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by Madeline Defrees

Pried from its wooden stand
on the middle of the block
our two-story house on Oak moved slower
than my watch
through white summer days to its vacant lot,
a neighborhood of early mowers
on Siesta Drive.

My sister arrived dressed for the second shift.
A cool beauty at eight she knew about
things coming apart on sight.
Hands over my ears
I heard expansion joints wrench,
stared faithful as a god into that crater.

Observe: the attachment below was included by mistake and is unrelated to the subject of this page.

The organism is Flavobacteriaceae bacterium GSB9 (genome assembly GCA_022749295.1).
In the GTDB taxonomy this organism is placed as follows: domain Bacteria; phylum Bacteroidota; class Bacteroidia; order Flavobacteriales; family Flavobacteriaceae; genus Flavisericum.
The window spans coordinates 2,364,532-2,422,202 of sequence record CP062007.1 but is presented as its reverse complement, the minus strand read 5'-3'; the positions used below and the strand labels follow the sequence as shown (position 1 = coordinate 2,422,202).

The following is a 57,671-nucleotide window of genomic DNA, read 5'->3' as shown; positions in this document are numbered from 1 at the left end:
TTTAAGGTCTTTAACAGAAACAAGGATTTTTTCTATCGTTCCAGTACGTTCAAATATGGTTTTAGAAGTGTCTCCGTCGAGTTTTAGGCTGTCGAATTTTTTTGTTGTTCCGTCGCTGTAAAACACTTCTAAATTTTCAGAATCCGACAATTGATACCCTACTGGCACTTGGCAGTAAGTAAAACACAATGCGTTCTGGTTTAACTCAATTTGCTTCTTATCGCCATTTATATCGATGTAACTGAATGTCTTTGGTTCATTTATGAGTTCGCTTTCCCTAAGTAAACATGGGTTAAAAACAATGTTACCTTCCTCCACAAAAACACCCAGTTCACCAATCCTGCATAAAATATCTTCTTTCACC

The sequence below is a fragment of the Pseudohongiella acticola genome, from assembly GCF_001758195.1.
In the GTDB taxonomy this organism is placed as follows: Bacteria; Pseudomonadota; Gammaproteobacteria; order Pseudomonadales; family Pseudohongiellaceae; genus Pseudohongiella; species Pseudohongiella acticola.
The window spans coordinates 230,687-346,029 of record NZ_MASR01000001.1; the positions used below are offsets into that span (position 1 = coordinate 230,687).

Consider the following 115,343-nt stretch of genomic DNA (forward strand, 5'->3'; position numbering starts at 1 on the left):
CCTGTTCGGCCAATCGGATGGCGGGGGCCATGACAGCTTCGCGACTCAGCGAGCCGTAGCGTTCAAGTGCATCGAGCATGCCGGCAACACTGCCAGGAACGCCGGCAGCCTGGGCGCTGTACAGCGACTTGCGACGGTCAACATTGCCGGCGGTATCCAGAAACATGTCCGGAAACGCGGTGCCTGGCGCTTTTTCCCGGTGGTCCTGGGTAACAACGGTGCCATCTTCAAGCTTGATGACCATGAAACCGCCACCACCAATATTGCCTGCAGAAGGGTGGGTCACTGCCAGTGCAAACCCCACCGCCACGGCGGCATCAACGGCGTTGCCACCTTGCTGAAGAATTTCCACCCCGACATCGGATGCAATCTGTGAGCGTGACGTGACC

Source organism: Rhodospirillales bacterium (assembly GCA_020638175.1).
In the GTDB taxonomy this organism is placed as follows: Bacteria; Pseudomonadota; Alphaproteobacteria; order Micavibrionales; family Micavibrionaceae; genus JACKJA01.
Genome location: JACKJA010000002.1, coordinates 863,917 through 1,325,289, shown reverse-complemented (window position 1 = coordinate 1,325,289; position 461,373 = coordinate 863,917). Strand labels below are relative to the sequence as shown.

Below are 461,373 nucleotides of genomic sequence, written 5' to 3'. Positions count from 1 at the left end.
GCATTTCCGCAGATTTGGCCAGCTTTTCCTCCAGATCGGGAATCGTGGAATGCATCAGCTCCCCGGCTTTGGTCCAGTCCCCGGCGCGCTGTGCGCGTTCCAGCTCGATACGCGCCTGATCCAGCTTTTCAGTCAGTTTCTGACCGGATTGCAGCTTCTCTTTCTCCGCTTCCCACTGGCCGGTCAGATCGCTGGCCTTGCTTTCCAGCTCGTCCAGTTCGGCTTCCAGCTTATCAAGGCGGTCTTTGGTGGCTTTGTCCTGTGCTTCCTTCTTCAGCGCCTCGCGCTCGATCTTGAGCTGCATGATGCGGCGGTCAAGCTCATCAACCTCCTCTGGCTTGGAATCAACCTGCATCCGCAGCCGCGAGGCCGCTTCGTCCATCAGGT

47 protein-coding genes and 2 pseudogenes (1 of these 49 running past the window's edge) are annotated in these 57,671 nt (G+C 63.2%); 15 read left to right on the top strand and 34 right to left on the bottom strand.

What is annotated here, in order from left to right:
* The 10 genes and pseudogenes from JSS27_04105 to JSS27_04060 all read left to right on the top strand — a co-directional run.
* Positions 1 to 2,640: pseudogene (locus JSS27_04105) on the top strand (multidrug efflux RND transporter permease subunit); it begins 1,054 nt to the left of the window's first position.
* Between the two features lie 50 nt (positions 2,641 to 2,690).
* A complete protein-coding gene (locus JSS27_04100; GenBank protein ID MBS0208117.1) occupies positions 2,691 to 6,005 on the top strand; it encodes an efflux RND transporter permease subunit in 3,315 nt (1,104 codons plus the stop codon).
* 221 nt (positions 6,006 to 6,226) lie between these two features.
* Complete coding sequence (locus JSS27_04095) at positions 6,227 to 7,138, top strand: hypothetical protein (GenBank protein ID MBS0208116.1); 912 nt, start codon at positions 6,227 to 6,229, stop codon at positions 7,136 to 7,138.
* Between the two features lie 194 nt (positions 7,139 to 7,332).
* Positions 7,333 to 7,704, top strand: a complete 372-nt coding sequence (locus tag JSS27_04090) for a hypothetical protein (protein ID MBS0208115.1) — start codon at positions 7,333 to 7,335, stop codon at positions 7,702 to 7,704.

The furnace looked silly
barely able to keep itself going.

Bedtime was better than that.
In the moonflowing street
I eased into
those hollow rooms
where headlights swept the shades, asleep
all night in the sweet hum
of the traffic.

As feeling affects the body,
as a sleeping mountain moves men,
as Shasta Daylight transports honey in tank cars,
that old house moves us again.
At the Office for Short-Lived Phenomena everyone says
contact the center of volcanoes
if you want news.


A second collection of poems by Madeline Defrees is due in the spring by Brazilier. She will read at the New York Poetry Center in April. (Spring 1975)

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